Alexa, play my sad songs playlist

in Opinion by
Billie Eilish, rising star and most streamed female artist of 2019, is known for her melancholy tunes. More deprecating and depressing songs are becoming mainstream and thus make youth like Eilish and Khalid fit for success. (Photo/Seventeen)

RY X, Adele, Billie Eilish and Mitski are known for their sad songs. While considered bops, their discography and other downcast artists may hold the key to overcoming the winter blues.

In a world where social media constantly depicts purported “perfection,” where users flaunt lavish and unrealistic lifestyles, we can easily feel guilty for deviating from perfection and happiness. Sad music can actually help you feel happier though. A study by Freie Universität Berlin discovered that listening to sad music correlated with feeling happier in their study with 772 participants. This applies to any situation of sadness, from breakups to the death of a loved one.

The study found the music worked as an emotional stabilizer and would allow participants’ imaginations to run with the melody. Their imagination created a form of catharsis and control, leading to the participants feeling better after a few melancholy tunes.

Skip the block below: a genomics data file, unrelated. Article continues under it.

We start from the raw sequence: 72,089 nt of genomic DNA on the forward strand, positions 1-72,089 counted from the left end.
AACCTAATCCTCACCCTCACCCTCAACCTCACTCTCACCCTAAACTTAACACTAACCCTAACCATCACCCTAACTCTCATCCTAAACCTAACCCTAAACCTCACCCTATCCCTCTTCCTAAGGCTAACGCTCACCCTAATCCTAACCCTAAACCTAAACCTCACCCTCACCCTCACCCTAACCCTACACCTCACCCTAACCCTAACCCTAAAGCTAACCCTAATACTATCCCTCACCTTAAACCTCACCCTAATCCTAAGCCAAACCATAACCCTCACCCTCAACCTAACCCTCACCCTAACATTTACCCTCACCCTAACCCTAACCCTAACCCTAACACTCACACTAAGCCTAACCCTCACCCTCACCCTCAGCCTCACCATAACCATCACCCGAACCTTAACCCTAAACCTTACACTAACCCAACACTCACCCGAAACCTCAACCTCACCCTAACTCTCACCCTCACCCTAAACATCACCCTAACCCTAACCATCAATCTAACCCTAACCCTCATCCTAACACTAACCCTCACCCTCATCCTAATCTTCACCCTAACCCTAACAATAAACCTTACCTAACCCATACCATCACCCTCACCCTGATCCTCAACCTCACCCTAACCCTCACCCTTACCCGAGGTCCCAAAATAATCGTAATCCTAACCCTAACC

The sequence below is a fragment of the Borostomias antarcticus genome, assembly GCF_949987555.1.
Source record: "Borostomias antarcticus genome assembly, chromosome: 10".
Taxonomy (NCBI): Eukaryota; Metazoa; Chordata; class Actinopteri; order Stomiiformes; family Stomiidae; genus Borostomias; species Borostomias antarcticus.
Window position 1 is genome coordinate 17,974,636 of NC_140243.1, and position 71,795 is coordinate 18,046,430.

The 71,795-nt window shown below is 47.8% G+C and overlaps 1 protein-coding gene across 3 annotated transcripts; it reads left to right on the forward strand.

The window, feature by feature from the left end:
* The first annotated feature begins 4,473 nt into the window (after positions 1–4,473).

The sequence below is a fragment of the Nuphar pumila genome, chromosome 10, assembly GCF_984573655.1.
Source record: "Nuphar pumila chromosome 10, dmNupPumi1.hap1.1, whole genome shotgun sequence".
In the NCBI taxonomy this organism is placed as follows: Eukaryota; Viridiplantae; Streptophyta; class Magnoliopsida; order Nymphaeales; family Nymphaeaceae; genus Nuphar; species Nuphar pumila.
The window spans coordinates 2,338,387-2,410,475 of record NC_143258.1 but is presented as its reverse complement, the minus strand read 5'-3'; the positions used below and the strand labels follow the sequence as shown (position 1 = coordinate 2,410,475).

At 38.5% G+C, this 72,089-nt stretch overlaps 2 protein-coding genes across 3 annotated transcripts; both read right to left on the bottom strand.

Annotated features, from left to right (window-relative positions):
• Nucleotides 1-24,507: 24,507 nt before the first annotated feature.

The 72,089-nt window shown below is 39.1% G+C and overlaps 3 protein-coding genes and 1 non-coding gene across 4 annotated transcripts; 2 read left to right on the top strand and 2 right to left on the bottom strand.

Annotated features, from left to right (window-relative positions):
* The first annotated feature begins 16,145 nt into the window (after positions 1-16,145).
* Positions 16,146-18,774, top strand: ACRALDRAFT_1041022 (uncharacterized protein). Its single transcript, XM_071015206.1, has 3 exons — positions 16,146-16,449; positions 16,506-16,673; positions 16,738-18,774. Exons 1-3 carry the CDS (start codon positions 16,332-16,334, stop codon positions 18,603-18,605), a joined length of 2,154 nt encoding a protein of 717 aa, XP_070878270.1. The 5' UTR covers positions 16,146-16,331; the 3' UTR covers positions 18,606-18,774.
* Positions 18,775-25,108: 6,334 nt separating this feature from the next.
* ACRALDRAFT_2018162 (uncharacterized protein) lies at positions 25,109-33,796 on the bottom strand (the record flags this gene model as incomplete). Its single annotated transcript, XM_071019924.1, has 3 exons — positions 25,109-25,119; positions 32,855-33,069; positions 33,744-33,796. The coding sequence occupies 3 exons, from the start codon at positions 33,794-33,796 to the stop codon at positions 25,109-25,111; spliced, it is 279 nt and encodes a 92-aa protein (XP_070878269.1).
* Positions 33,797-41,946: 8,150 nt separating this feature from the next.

Researchers Annemieke Van den Tol and Jane Edwards also found that sad music attracts its listeners through connection, message, aesthetic value and memory triggers. This means sad music helps listeners establish a connection with the songs to relive their hurtful moment in a way they control. 

So, listen to some depressing bops for self-care. If you need to cry for a second, then cry. Life isn’t pristine and if playing sad songs helps you get through, then blast them at full volume. Cheers to Lana Del Ray, a full tub of ice cream and living perfectly imperfect.

Bella Ramirez, junior, is a Marvel fanatic and hardworking leader. You can find her panicking over deadlines for her four publications (Pressing the Future, Patriot Post, French Newspaper and WAHS) or planning presentations for Key Club most days. When she’s not working then, well, she’s always working. Beyond journalism, she pursues film through directing, producing and writing. She’s excited to present her first feature film in 2019 and its sequel in 2020.

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